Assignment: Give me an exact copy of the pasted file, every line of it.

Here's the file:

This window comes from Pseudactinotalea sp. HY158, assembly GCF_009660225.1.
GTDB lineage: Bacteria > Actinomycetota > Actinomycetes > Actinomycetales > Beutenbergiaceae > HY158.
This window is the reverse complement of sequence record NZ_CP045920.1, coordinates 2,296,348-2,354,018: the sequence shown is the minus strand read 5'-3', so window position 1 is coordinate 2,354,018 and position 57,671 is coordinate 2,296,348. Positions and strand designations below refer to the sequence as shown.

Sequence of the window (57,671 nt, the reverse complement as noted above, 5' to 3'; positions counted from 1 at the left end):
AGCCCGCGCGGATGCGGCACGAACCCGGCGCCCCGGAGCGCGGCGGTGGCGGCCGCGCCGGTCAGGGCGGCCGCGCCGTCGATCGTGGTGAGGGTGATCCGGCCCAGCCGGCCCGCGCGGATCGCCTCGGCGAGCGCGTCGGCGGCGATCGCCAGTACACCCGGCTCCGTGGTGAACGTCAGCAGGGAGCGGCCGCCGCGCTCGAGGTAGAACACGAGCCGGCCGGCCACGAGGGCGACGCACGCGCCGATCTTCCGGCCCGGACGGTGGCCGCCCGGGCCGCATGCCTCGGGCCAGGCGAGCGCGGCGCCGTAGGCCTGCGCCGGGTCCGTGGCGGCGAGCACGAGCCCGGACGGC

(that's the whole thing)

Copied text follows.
This window comes from Pseudactinotalea sp. HY158, assembly GCF_009660225.1.
GTDB lineage: Bacteria > Actinomycetota > Actinomycetes > Actinomycetales > Beutenbergiaceae > HY158.
This window is the reverse complement of sequence record NZ_CP045920.1, coordinates 2,296,348-2,354,018: the sequence shown is the minus strand read 5'-3', so window position 1 is coordinate 2,354,018 and position 57,671 is coordinate 2,296,348. Positions and strand designations below refer to the sequence as shown.

Sequence of the window (57,671 nt, the reverse complement as noted above, 5' to 3'; positions counted from 1 at the left end):
AGCCCGCGCGGATGCGGCACGAACCCGGCGCCCCGGAGCGCGGCGGTGGCGGCCGCGCCGGTCAGGGCGGCCGCGCCGTCGATCGTGGTGAGGGTGATCCGGCCCAGCCGGCCCGCGCGGATCGCCTCGGCGAGCGCGTCGGCGGCGATCGCCAGTACACCCGGCTCCGTGGTGAACGTCAGCAGGGAGCGGCCGCCGCGCTCGAGGTAGAACACGAGCCGGCCGGCCACGAGGGCGACGCACGCGCCGATCTTCCGGCCCGGACGGTGGCCGCCCGGGCCGCATGCCTCGGGCCAGGCGAGCGCGGCGCCGTAGGCCTGCGCCGGGTCCGTGGCGGCGAGCACGAGCCCGGACGGC